Sharing and liking is a form of engagement, yes, but unlike ‘engagement’ where the purpose is to communicate with your audience, here it is to get in touch with other people via your audience.
I remember writing my first blog years back. It was a long form post; I published it and went to bed. Next day 16 people had read my post – and I was over the moon.
However, no one shared my article and it took me some time to understand that ranking on Google search wasn’t the same as getting social media following.
Medium length articles work splendidly for shares, since they’re short enough to provide information or answers concisely, and long enough to instigate conversation.
Plus, people don’t have to apologize after sharing it with their friends!
There are other factors as well that will impact this share-ability, mind you, such as:
- Your topic and heading
- Writing style
- Audience size
- How you present the information
Long Form vs Short Form
Maintaining a blog for your business is highly important not only for startups trying to build their brand and audience online, but also for established businesses that want to cement their position and stay ahead of their competitors.
That being said, turning your blog into a brand building machine is not as simple as it may seem.
Just like all other factors in online marketing, the recommended length of a blog post has changed over the years. There was a time when shorter blog posts i.e. from 300 words to 500 words, were considered better than longer ones in order to rank higher in search results. However, this has changed lately. While SEO experts now consider long blog posts as more beneficial for businesses, the suggestions and opinions regarding the length vary wildly.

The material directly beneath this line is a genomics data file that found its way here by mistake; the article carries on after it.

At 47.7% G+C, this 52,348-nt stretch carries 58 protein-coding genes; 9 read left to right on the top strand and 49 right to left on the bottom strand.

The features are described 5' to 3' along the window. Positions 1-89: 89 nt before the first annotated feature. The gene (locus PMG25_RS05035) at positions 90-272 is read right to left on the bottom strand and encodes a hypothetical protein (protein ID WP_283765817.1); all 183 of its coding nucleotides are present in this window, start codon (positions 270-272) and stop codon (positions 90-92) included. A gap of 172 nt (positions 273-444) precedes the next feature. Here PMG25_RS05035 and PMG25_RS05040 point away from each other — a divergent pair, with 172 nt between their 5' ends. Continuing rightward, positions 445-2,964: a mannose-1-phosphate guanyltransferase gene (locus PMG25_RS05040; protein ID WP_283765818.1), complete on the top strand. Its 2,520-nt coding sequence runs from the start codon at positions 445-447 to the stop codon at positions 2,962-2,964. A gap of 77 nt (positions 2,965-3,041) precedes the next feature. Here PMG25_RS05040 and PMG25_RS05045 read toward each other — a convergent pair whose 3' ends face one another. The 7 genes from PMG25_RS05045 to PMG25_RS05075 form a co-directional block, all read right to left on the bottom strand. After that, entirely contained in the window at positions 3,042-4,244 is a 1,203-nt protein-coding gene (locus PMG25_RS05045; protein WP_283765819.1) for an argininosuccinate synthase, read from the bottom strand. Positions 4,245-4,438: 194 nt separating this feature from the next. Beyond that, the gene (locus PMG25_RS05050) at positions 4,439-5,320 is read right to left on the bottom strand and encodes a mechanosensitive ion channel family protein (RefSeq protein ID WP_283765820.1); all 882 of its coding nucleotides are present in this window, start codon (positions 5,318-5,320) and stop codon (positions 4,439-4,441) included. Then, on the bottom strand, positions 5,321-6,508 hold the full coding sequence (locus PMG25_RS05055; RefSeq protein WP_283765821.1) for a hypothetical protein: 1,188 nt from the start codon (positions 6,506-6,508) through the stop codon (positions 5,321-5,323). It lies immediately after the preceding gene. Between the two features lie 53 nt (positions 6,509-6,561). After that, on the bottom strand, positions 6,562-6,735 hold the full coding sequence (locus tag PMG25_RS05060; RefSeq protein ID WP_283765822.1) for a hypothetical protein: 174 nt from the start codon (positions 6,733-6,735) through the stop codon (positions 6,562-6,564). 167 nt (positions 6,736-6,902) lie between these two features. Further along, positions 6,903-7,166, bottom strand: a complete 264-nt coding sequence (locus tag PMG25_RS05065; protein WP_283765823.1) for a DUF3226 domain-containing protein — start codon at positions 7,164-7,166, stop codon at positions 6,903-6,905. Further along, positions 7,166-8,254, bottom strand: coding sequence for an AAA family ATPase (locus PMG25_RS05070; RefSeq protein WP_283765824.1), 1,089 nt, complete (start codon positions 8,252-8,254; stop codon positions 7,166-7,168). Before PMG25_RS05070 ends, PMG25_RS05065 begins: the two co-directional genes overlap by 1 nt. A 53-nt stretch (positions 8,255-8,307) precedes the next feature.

For example, Medium, an online publishing platform, conducted a scientific study in 2013 and concluded that 7 minute posts capture the most total reading time on average.
A 7-minute read is around 1,600 words.
But a survey conducted by Orbit in 2016, that examined more than a thousand bloggers found that the average length of blog posts they were creating was around 1,050 words.
In the same year, after analyzing 1 million Google search results, Backlinko reported that the average Google first page post contains 1,890 words. A year later, HubSpot shared that the ideal length of a blog post according to their analysis is 2,100 words.
Here’s what Yoast concluded in a post addressing the same question:
All these different research findings and opinions leave many content writers scratching their heads and make them wonder how much should they ideally write.
So, What Is The Right Length Of A Blog Post?
As much as we all wish for it, there is no simple answer to this question; it could be different for every person or for every blog post.